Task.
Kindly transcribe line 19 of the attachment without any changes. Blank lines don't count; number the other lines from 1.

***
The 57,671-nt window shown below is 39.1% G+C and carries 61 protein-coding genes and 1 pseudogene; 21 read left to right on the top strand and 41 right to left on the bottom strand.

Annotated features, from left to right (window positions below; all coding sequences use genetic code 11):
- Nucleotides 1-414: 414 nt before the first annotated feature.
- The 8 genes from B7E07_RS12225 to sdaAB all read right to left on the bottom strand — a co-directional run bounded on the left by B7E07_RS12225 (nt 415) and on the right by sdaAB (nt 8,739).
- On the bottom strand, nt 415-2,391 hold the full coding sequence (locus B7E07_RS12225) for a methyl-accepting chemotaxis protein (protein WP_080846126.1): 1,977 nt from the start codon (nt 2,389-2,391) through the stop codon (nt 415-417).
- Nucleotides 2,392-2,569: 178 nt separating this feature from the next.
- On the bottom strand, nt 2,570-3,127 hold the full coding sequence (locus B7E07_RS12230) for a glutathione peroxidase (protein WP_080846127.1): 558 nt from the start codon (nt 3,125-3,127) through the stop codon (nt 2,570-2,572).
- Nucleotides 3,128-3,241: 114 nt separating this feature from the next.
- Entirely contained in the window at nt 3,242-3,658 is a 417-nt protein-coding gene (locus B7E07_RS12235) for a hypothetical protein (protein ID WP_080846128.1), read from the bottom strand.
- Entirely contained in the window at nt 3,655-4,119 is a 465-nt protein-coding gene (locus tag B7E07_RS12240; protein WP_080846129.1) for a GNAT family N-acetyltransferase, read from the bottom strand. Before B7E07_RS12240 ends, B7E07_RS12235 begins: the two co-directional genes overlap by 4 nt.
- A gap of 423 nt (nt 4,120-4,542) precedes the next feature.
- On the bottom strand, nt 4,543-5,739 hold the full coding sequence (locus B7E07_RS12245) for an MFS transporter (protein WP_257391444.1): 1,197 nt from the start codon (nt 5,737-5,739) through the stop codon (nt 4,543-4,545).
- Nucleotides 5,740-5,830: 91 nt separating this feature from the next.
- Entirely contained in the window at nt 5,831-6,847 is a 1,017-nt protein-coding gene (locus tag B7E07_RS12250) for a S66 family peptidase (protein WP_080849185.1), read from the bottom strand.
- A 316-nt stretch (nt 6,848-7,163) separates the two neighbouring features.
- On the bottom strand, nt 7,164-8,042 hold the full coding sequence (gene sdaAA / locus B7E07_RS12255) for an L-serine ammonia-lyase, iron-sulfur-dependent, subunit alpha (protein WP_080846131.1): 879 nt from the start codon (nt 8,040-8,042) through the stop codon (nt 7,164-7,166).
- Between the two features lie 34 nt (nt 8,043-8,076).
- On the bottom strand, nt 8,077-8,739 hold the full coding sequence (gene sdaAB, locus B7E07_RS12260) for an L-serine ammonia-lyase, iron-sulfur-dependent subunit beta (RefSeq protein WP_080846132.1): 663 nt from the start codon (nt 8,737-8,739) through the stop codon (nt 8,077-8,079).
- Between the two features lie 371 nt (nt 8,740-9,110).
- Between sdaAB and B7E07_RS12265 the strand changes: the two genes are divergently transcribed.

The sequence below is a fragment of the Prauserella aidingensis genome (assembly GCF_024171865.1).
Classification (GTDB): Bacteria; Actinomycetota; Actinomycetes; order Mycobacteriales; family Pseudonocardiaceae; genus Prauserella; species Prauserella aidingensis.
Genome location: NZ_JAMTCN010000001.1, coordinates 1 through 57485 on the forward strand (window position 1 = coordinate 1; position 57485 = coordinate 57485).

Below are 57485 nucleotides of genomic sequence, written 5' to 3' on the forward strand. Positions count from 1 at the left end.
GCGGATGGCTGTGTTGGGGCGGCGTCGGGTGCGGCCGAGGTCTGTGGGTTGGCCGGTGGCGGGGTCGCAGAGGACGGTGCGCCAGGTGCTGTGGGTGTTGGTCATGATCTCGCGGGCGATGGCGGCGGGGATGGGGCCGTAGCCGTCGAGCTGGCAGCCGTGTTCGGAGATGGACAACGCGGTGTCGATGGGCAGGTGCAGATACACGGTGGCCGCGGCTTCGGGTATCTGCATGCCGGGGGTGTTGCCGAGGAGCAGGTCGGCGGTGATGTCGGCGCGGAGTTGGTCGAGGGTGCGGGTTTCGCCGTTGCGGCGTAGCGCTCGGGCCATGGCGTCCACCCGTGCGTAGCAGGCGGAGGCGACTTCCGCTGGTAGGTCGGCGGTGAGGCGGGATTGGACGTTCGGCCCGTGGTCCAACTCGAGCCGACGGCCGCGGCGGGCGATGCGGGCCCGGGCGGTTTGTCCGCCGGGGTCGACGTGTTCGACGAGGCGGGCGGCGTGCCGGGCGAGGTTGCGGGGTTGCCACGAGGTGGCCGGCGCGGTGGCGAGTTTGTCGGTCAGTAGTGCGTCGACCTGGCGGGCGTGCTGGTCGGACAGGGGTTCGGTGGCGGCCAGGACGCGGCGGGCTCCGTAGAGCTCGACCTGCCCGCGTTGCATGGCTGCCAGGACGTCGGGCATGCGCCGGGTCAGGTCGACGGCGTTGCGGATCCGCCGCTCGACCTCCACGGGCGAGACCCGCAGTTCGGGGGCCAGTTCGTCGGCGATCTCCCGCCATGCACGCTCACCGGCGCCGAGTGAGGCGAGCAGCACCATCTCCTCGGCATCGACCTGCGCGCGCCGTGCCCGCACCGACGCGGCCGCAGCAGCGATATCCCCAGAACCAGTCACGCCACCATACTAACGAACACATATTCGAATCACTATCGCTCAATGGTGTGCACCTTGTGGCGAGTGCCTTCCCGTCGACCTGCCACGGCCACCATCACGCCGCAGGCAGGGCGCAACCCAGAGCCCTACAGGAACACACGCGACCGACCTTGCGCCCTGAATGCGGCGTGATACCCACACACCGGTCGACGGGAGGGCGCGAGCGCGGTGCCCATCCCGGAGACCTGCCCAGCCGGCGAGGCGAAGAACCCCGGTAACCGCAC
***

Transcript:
- Between the two features lie 371 nt (nt 8,740-9,110).